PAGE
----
Thinking about vegetables

Well, you do, don’t you? It’s that time of year when you start to look through seed catalogues and imagine crops growing in hot sunshine, and how they will taste when you harvest them. My job’s a bit bigger than most suburban gardeners this year however, as I’m working on a planting list for some of the beds we’ve opened up within the Amisfield Walled Garden near Haddington, and ‘we’ are the volunteers from the Amisfield Preservation Trust. The Garden, originally built in 1783, has had a number of uses since the end of the First World War. The latest was as a tree nursery, but it’s been neglected for many years. The Trust is trying to restore it as a garden, and to develop it for community uses and as a visitor attraction. Our winter work has resulted in clearing scrub and weeds from the warmest side of the garden, and we now have a large area ready for planting. We’ve decided to establish some beds as a kitchen garden, and to grow some of the vegetable varieties that might well have been grown in Victorian times. Of course, I’ve seen Heligan, and I know that with our tiny resources of money and volunteers we can’t hope to emulate that garden in a short time – the Amisfield Garden is 7½ acres after all – but we have to start somewhere.

We’ll be planting heritage potatoes in two of the beds. There’s a specialist supplier in Auchtermuchty who has some interesting old varieties. In the other two we’ll be planting the rest of the veg. Beans, peas, carrots, turnip, cabbage etc will be Victorian varieties where possible, but we’ve got the room to grow some big stuff too – globe artichokes, cardoons, pumpkins and marrows. There’s any amount of pea sticks and bean poles available, and we can start to recycle the products of neglect.

After months of cutting things down, it’s great to be able to think about planting and growing things, and this dank dreary time of year takes on a brighter side. All gardeners are optimists – we have to be.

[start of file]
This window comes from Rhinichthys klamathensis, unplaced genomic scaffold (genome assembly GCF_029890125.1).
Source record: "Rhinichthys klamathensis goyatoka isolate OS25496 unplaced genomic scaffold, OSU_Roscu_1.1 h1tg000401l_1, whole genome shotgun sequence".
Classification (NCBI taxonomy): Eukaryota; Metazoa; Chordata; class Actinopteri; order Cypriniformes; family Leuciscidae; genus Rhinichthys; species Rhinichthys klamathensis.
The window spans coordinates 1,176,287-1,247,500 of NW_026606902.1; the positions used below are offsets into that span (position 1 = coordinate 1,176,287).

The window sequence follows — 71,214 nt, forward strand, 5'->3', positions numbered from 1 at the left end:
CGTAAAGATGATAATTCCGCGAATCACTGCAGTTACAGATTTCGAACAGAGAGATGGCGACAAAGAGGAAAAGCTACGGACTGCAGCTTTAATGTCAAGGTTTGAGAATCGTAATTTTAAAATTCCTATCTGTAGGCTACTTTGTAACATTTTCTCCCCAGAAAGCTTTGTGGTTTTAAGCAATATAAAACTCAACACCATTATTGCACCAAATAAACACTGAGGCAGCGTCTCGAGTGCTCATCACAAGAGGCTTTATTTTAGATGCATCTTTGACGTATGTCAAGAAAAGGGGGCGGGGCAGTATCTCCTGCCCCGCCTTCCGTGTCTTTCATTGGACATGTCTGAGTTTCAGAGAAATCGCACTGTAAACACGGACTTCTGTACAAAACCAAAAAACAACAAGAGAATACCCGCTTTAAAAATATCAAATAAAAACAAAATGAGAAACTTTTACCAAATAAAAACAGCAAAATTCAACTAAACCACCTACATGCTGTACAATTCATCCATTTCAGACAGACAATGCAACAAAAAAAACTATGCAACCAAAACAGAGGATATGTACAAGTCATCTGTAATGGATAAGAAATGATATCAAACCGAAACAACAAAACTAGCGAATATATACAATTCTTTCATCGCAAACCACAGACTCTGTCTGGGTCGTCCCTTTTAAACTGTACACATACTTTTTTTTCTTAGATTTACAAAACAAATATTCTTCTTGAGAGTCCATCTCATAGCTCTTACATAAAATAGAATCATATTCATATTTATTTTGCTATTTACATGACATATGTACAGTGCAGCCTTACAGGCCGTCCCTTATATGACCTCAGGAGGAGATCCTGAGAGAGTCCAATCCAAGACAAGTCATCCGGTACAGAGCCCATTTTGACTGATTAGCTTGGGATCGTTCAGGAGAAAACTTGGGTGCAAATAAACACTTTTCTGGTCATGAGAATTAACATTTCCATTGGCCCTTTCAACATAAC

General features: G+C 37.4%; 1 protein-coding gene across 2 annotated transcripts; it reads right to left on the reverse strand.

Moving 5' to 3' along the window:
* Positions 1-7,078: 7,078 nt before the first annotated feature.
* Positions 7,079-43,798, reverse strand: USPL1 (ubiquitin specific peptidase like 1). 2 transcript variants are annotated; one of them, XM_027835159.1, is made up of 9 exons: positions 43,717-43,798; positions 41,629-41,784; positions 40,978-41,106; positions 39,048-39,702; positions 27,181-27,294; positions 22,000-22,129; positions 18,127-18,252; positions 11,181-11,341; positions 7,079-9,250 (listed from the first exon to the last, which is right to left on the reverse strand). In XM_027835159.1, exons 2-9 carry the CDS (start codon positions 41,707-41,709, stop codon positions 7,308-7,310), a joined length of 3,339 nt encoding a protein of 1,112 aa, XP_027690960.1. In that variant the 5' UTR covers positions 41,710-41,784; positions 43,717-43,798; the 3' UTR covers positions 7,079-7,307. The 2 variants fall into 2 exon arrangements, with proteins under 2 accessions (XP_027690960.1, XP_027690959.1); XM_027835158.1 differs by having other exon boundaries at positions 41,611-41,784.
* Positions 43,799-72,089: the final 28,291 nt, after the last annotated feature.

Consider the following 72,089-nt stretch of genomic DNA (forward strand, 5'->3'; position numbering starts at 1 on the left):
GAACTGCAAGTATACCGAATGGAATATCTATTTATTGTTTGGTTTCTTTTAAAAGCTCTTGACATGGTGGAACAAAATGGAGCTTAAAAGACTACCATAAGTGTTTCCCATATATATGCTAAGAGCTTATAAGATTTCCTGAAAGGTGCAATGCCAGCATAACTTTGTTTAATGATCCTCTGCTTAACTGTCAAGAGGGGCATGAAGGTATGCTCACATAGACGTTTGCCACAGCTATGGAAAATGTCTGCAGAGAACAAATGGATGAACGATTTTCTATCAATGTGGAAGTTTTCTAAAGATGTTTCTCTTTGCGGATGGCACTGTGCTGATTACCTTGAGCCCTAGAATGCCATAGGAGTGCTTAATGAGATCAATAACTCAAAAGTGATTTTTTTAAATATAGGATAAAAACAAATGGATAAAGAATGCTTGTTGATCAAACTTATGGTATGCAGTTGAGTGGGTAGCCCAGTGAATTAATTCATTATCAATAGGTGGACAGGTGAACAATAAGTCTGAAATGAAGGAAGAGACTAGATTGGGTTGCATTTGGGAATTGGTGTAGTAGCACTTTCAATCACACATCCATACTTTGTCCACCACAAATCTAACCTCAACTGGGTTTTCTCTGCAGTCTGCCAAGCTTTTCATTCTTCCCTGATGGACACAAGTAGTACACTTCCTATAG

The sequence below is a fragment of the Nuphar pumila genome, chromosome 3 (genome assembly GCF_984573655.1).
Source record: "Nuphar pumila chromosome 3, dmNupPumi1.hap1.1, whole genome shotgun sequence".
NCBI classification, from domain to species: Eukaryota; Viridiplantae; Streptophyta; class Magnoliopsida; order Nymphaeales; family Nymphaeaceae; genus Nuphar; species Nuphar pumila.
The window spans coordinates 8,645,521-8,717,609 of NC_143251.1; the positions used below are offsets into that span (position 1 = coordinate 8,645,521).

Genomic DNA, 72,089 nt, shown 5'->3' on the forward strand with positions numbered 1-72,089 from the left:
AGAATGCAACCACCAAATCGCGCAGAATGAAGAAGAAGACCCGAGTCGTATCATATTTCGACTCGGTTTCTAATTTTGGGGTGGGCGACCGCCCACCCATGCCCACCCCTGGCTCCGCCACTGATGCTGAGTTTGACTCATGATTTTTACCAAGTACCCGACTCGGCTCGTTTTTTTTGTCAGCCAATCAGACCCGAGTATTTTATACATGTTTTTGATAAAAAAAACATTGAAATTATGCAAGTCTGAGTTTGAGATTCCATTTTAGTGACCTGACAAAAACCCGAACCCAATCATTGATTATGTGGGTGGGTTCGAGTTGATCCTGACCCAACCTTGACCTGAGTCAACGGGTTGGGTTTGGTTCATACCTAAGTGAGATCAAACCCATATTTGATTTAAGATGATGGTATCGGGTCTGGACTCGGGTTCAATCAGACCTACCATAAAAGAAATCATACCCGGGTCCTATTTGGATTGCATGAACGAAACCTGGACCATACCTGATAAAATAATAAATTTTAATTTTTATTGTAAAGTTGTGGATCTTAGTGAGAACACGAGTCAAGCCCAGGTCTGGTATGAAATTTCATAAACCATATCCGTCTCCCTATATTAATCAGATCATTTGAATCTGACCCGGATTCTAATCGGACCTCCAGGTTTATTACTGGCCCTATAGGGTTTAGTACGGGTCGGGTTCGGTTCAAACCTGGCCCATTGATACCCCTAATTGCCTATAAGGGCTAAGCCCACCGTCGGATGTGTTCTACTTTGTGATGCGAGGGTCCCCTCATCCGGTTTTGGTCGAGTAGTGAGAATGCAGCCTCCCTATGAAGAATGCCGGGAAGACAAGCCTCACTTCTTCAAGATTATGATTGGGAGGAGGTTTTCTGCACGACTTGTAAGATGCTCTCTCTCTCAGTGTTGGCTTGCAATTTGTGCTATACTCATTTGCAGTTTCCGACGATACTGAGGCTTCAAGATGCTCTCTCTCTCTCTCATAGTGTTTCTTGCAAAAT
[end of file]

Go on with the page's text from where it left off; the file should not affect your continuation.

After posting this, it occurred that a photo might put the place in perspective. So there it is. I may put some more Amisfield on a website later.


About sunnydunny

Poet, publisher, gardener
This entry was posted in gardening, gardens, vegetables. Bookmark the permalink.

2 Responses to Thinking about vegetables

  1. apprentice says:

    I like the shot, I love those tree shadows on the huge expanse of wall. I’ll say this only once lol! Rabbits!!!! I just hope all your hard work doesn’t get scoffed in one night, unless you plan to put chicken wire all round the patch.

    Diana the head-gardener up at Drum had a lovely potager in the walled garden there ruined by a rabbit. It turned out someone had let a domestic rabbit loose in the garden, thinking it would have an idyllic Beatrix Potter type life. It did until Diana called in a man with a ferret!

    I love those old tattie varieties, especially the blue ones. Curly Kale would be good too, very hardy, attractive and traditional.

  2. UKBob says:

    Hi Colin, I sure wished I lived closer because for sure you would have another volunteer. I think it would be great to bring the old garden back to life and would love to see some more pics of it when you get chance. I am assuming that the picture on your post is from inside the garden? It looks more like a forest than a garden at the moment so you have obviously got your work cut out. I hope someone is keeping a photographic record of before and after. Good luck, ~BoB~

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